CFP: Cultures of Harm in Institutions of Care: Historical & Contemporary Perspectives (Birkbeck, 15-16 April 2016)
This two-day conference will explore the shifting political, socio-economic, cultural and medical influences that have formed and perpetuated cultures of harm from the eighteenth century to the present day across the world. We are particularly interested in the production of harmful practices – physical, sexual and psychological violence directed by one person or group against another – in therapeutic and caring environments. These might include hospitals and infirmaries, psychiatric facilities, religious institutions, care homes, children’s homes and educational establishments, as well as infirmaries and medical spaces in prisons and correctional institutions, military barracks, camps and workhouses.
We welcome papers from all academic disciplines. Suggested themes include:
- Institutional contexts that contribute to specific cultures and social relationships between individuals and groups
- The impact of wider societal factors on institutional cultures and contexts
- Shifting power relations and cultural differences and similarities between staff, patients and other groups
- Issues around individual and collective agency, resistance and complicity, as well as coercion, scapegoating, ‘whistleblowing’, bullying and negotiation between individuals
- The role and use of space such as seclusion, locked wards, single/mixed-sex wards
- Effects of the institutional environment around activity and stimulation, privacy, communication, and support for staff
- Treatments, medication, the use of restraints, issues around consent
- Staff recruitment, conditions and training
- The role of emotions such as fear, pain, shame, humiliation, guilt, anger, sadness, pleasure, desire and nostalgia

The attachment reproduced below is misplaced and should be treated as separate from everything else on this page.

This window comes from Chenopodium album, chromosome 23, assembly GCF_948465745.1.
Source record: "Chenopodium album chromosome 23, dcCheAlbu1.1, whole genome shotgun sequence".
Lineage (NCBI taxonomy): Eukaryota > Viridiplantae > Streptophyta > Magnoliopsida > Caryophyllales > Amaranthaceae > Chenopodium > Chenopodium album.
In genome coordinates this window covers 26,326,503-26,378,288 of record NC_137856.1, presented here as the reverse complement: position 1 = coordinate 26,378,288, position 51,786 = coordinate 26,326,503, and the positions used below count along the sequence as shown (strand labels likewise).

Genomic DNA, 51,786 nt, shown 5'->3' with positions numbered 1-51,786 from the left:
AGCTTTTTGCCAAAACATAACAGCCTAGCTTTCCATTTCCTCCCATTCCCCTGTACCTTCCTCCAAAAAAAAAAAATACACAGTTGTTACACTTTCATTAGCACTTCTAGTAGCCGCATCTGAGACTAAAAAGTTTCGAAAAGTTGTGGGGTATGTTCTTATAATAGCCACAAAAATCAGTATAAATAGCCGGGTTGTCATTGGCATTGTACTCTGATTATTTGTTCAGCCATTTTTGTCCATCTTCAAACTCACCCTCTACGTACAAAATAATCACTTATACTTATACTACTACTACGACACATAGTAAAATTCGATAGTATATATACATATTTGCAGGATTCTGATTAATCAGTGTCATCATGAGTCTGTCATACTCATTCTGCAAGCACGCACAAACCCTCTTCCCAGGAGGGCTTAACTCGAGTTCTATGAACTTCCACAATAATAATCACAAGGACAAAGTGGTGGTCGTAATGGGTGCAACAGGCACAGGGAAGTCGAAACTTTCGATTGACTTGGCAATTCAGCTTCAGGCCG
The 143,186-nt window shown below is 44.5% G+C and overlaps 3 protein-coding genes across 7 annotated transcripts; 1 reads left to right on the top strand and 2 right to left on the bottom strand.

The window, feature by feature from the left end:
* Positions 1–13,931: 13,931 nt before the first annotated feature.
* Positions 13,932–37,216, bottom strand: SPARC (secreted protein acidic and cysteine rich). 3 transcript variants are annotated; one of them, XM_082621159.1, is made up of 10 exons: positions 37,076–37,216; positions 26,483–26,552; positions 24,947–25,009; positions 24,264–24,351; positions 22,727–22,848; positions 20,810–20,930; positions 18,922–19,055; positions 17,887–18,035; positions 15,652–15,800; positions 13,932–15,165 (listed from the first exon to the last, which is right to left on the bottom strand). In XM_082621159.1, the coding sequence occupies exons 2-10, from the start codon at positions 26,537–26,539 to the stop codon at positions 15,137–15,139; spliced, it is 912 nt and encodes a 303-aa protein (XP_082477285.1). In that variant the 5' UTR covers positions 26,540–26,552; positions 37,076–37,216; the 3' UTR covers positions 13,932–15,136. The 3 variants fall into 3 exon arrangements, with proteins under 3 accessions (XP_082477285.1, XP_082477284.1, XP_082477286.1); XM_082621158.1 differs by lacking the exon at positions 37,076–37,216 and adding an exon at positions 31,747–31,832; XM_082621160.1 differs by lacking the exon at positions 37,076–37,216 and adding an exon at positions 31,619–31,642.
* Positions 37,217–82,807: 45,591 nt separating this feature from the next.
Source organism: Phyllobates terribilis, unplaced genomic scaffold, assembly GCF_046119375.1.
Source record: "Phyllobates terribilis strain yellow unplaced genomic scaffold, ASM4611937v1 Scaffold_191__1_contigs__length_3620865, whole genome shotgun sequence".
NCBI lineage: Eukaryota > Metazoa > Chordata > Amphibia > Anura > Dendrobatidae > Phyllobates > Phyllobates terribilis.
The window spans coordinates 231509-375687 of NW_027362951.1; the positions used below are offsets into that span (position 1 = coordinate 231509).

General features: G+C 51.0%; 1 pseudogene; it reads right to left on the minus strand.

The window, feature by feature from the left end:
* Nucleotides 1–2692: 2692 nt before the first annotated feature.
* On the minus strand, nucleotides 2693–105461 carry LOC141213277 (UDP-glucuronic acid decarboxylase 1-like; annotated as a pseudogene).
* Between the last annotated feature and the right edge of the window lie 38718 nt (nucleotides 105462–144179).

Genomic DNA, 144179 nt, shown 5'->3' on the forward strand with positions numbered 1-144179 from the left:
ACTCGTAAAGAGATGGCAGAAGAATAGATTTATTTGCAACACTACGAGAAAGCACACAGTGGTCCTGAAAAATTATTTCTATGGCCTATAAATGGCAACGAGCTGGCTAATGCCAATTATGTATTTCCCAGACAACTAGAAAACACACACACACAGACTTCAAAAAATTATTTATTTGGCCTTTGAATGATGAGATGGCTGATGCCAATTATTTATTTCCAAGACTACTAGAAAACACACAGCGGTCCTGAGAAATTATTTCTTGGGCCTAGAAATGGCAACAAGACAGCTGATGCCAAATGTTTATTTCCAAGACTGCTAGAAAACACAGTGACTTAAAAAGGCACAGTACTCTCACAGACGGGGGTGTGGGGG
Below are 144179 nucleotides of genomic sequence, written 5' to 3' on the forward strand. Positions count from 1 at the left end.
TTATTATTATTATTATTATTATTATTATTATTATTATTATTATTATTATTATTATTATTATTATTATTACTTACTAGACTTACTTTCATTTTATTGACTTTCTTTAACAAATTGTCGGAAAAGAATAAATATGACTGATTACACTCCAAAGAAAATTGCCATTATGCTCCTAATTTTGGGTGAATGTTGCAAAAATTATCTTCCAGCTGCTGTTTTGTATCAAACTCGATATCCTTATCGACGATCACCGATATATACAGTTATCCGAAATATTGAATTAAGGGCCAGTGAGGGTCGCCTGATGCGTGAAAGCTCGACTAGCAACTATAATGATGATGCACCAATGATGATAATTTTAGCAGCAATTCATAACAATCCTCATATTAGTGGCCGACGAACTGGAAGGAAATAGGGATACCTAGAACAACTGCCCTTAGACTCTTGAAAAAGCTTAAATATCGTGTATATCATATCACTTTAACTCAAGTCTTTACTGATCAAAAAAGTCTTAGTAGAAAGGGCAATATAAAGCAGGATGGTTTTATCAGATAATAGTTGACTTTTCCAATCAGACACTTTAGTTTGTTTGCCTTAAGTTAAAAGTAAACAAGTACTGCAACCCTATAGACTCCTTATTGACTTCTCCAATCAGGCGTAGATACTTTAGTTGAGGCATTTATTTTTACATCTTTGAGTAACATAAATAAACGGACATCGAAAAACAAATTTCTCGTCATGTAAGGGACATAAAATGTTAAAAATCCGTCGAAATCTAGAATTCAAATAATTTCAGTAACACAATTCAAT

- The role of narrative, language and silence, reporting and non-reporting, including the use of the language of care and therapy to justify violent practices
- Representations in art, literature, film and drama
- Factors that have disrupted or changed harmful cultures for the better
- The role of wider public institutions and agencies such as medicine, the law, social services, academia, religion, government and the media
- Theoretical, methodological and ethical approaches and challenges.
Whilst this is primarily an academic conference, we would be delighted to receive proposals for artistic work such as a short film, a poetry reading or performance art.
Please submit an abstract of up to 300 words together with a brief outline of your academic affiliation via email by 20 September 2015. You will be informed whether or not your paper is successful in early October. Some travel and accommodation bursaries may be available.
This event is organised by Professor Joanna Bourke, Dr Louise Hide and Dr Ana Antic in association with the Birkbeck Trauma Project supported by the Birkbeck Wellcome Trust Institutional Strategic Support Fund in the Department of History, Classics and Archaeology.
Call for Abstracts
Organizers of the Eastern Nursing Research Society (ENRS) welcome the submission of abstracts representing original contributions to the field of nursing research for presentation at the 28th Annual Scientific Sessions, April 13 – 15, 2016, at the Omni William Penn Hotel in Pittsburgh, PA.
ENRS will accept the submission of abstracts for peer-review through Wednesday, September 30, 2015 at 12:00 PM- NOON EST. This is a firm deadline and no exceptions will be made.
Please review the abstract submission guidelines prior to submitting your abstract.
2016 Conference Theme + Objectives
This year’s theme is “Nursing Science: Bridging Research and Health.”
Nurses are engaged in innovative and diverse research endeavors aimed at improving health and quality of life for diverse populations locally and globally. Promoting the translation of nursing science to clinical practice and enhancing the impact of nursing science on health policy are important considerations regardless of research focus. In the 28th Annual Scientific Sessions, we will celebrate how nursing science bridges the world of knowledge development and evidence-based practice toward health in individuals, families, and communities. We invite submissions of original research that are congruent with this theme.
- Describe nurse scientists’ contributions in discovery and dissemination of solutions to promote health science